27-year-old Erinn Sapsford was tempted away from her original career plans after enjoying an ‘industry year’ at National Grid during her Mechanical Engineering degree. As a Business Readiness Engineer, she applies her skills to one of our key projects, enabling the UK to import more green energy from Norway.
My family has strong connections with the RAF and I was planning to follow in my father’s footsteps and join up as a mechanical engineer. But then I spent my undergraduate industry year working for National Grid and, while it broke my dad’s heart a little, my passion was sparked!
I returned as a graduate trainee in 2014 and I’ve had a fantastic five years working on big investment projects. I’m currently part of National Grid Ventures, planning how we’ll run and maintain a new electricity interconnector that’s being laid under the North Sea. It’s like a giant extension cable running from Norway to Britain. When we switch it on in 2021, it will allow us to import a flow of 100% clean, green energy from Norway’s hydropower.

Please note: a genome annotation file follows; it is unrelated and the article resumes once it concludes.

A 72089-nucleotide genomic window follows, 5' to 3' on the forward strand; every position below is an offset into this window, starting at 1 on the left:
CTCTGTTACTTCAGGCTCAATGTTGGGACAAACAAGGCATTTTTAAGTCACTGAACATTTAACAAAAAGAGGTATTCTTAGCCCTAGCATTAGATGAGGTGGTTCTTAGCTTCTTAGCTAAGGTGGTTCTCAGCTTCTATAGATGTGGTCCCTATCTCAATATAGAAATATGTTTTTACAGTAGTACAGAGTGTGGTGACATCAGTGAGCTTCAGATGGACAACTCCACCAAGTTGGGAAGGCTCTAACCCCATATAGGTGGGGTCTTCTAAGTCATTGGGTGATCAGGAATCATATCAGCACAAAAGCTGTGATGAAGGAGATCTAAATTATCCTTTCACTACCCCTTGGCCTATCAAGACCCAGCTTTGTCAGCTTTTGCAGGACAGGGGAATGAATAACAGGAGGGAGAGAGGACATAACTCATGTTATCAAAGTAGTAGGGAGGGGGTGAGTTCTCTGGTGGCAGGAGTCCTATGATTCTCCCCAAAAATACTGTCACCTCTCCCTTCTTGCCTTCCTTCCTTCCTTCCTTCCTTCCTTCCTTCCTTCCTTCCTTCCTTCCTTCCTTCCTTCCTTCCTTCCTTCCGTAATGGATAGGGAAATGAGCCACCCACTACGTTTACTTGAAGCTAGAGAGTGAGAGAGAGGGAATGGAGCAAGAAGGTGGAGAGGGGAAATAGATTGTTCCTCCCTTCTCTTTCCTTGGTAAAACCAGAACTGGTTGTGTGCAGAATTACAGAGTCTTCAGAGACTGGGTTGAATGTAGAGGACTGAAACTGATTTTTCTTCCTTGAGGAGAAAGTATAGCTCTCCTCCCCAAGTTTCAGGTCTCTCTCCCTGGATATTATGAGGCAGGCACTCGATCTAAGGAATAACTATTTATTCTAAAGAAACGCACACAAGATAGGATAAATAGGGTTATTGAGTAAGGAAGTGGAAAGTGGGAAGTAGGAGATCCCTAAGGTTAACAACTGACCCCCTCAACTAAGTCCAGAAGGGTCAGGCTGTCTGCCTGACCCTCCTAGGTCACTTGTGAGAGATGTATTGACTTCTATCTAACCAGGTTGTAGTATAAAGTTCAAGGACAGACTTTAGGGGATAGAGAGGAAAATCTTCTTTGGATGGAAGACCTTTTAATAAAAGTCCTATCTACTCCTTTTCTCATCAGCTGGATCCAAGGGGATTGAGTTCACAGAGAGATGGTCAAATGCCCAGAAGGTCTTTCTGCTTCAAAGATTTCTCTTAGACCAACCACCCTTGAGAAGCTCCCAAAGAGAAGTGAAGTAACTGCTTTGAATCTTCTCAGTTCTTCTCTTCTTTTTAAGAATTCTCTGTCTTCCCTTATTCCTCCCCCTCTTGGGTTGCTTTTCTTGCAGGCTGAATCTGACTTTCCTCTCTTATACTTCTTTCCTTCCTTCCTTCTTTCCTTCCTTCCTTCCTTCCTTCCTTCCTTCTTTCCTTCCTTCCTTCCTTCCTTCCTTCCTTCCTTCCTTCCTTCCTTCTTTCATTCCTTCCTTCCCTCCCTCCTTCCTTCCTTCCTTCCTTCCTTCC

It’s one of the longest interconnectors ever built, buried beneath some treacherous waters too. Right now, I’m problem solving how we’ll quickly tackle any unexpected supply interruptions – for example, if the cable gets accidentally struck by a fishing trawler. I’m using a mix of engineering skills, from mathematical calculations to help pinpoint a fault location, to understanding deep-sea robotics and practical, at-sea repair solutions.
Like a lot of engineers, I’m a big fan of STEM subjects. I visit local schools to talk about my work as an engineer. I’m also a supporter of apprenticeship training. While it wasn’t my route into National Grid, I see the benefits among my colleagues who’ve trained this way and gained strong, hands-on experience they’ll rely on throughout their careers.
I’ve never encountered an issue being a female engineer … among my colleagues I’m an engineer. Full stop!
National Grid has a family feel about it and you’re looked after. They’ve been really supportive of me applying for my Chartered Engineering membership. I’ve never encountered an issue being a female engineer at work, despite women being underrepresented in the industry. Among my engineering colleagues I’m an engineer. Full stop!